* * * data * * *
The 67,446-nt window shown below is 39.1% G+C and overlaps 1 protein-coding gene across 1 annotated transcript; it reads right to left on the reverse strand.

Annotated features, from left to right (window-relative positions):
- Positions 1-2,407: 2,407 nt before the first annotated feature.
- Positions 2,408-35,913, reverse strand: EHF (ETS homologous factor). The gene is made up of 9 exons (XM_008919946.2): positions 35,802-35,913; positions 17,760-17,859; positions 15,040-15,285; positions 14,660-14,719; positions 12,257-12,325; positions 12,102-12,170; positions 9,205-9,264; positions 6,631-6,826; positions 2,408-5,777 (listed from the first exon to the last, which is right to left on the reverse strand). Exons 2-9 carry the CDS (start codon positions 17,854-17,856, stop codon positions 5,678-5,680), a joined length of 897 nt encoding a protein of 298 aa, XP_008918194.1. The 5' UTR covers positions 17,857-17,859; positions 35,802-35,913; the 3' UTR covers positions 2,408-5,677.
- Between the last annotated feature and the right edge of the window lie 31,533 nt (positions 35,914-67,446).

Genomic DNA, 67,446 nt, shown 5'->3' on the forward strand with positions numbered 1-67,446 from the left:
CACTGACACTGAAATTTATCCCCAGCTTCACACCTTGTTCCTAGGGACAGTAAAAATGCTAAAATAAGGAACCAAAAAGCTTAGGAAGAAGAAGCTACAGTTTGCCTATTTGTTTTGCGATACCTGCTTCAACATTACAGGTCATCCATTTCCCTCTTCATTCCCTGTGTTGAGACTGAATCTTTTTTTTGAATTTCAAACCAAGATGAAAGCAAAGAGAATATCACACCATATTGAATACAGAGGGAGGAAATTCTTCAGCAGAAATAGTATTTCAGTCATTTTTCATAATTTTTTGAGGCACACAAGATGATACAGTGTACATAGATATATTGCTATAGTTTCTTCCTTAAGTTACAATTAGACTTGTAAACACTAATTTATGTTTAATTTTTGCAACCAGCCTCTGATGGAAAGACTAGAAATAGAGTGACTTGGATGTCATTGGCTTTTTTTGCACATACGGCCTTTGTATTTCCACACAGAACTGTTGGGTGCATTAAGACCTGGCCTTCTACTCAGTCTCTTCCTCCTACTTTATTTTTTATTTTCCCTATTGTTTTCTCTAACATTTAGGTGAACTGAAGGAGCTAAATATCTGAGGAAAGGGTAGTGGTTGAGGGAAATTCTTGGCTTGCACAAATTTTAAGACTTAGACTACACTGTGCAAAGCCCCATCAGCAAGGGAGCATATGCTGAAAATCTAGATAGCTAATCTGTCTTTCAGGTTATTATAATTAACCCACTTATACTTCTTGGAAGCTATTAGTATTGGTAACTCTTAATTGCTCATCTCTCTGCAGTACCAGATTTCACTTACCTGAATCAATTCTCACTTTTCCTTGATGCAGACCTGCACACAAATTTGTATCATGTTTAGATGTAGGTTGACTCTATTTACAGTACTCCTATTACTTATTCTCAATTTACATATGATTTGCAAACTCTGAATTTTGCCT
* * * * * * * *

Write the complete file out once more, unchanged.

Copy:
The 67,446-nt window shown below is 39.1% G+C and overlaps 1 protein-coding gene across 1 annotated transcript; it reads right to left on the reverse strand.

Annotated features, from left to right (window-relative positions):
- Positions 1-2,407: 2,407 nt before the first annotated feature.
- Positions 2,408-35,913, reverse strand: EHF (ETS homologous factor). The gene is made up of 9 exons (XM_008919946.2): positions 35,802-35,913; positions 17,760-17,859; positions 15,040-15,285; positions 14,660-14,719; positions 12,257-12,325; positions 12,102-12,170; positions 9,205-9,264; positions 6,631-6,826; positions 2,408-5,777 (listed from the first exon to the last, which is right to left on the reverse strand). Exons 2-9 carry the CDS (start codon positions 17,854-17,856, stop codon positions 5,678-5,680), a joined length of 897 nt encoding a protein of 298 aa, XP_008918194.1. The 5' UTR covers positions 17,857-17,859; positions 35,802-35,913; the 3' UTR covers positions 2,408-5,677.
- Between the last annotated feature and the right edge of the window lie 31,533 nt (positions 35,914-67,446).

Genomic DNA, 67,446 nt, shown 5'->3' on the forward strand with positions numbered 1-67,446 from the left:
CACTGACACTGAAATTTATCCCCAGCTTCACACCTTGTTCCTAGGGACAGTAAAAATGCTAAAATAAGGAACCAAAAAGCTTAGGAAGAAGAAGCTACAGTTTGCCTATTTGTTTTGCGATACCTGCTTCAACATTACAGGTCATCCATTTCCCTCTTCATTCCCTGTGTTGAGACTGAATCTTTTTTTTGAATTTCAAACCAAGATGAAAGCAAAGAGAATATCACACCATATTGAATACAGAGGGAGGAAATTCTTCAGCAGAAATAGTATTTCAGTCATTTTTCATAATTTTTTGAGGCACACAAGATGATACAGTGTACATAGATATATTGCTATAGTTTCTTCCTTAAGTTACAATTAGACTTGTAAACACTAATTTATGTTTAATTTTTGCAACCAGCCTCTGATGGAAAGACTAGAAATAGAGTGACTTGGATGTCATTGGCTTTTTTTGCACATACGGCCTTTGTATTTCCACACAGAACTGTTGGGTGCATTAAGACCTGGCCTTCTACTCAGTCTCTTCCTCCTACTTTATTTTTTATTTTCCCTATTGTTTTCTCTAACATTTAGGTGAACTGAAGGAGCTAAATATCTGAGGAAAGGGTAGTGGTTGAGGGAAATTCTTGGCTTGCACAAATTTTAAGACTTAGACTACACTGTGCAAAGCCCCATCAGCAAGGGAGCATATGCTGAAAATCTAGATAGCTAATCTGTCTTTCAGGTTATTATAATTAACCCACTTATACTTCTTGGAAGCTATTAGTATTGGTAACTCTTAATTGCTCATCTCTCTGCAGTACCAGATTTCACTTACCTGAATCAATTCTCACTTTTCCTTGATGCAGACCTGCACACAAATTTGTATCATGTTTAGATGTAGGTTGACTCTATTTACAGTACTCCTATTACTTATTCTCAATTTACATATGATTTGCAAACTCTGAATTTTGCCT